So how to assess this extraordinary confection? It is aesthetically dated and bizarre, but in good ways: inescapably a celebration of the musical excesses of the 1980s, this musical uses the improvements and refinements of stage craft in the last thirty years to offer full visual justice to the larger than life personalities of each of the numbers, and it could not be better sung, played or projected by a crack cast and creative team. Bat Out Of Hell will doubtless find many new audiences, and on this showing deserves to. What it serves up is of tested and enduring quality and the calibre of the production compensates for the structural weaknesses.

BatA couple of final thoughts. It is good to see the Coliseum totally sold out as it rarely is, sadly, for English National Opera. Once again this match of audience and event serves to emphasise that a theatre with over two thousand seats should really be the regular venue for London’s blockbuster musicals. ENO, without any sense of shame or defeat, should move to a smaller theatre which would represent a more plausible and attainable business model for them.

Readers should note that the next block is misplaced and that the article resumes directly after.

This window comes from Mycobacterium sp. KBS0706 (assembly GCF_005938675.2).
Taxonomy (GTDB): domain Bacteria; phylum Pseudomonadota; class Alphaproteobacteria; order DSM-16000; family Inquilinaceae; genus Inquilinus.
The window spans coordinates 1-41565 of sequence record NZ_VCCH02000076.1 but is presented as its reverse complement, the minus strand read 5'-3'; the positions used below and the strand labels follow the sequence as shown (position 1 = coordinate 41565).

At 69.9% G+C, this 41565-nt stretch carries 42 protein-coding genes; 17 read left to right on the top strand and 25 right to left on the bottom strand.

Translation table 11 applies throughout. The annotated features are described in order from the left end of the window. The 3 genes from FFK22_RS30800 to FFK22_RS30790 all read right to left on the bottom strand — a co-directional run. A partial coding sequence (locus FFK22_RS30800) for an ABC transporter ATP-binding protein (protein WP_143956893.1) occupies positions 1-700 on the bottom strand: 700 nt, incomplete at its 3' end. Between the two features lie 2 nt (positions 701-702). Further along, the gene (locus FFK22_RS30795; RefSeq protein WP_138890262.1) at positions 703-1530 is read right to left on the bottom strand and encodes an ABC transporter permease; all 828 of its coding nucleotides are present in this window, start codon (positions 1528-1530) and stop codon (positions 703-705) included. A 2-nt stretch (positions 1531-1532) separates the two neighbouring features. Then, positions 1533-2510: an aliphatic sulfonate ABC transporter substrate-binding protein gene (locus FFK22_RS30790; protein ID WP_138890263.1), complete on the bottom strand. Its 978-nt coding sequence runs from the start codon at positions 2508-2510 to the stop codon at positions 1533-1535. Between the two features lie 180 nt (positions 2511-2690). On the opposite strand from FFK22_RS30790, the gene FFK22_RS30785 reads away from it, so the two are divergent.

One final grumble: for no good reason security staff relieved all audience members on entry of their bottles of water without the theatre providing adequate water supplies at the bars in compensation. This was quite inexcusable on the hottest day of the year so far, and in a theatre too where the occasional unpredictable cooling waft is all that passes for air conditioning!

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Bat Out Of Hell
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Tim Hochstrasser
A historian who lectures on early modern intellectual and cultural history at the LSE. He has a long-standing commitment to and love of all the visual, musical, dramatic and decorative arts, and to opera above all, as a unifying vehicle for all of them. He has previously reviewed for BritishTheatre.com and also writes for playstosee. By day you may find him in a library or classroom, but by night in an opera or playhouse…perhaps with a cabaret chaser…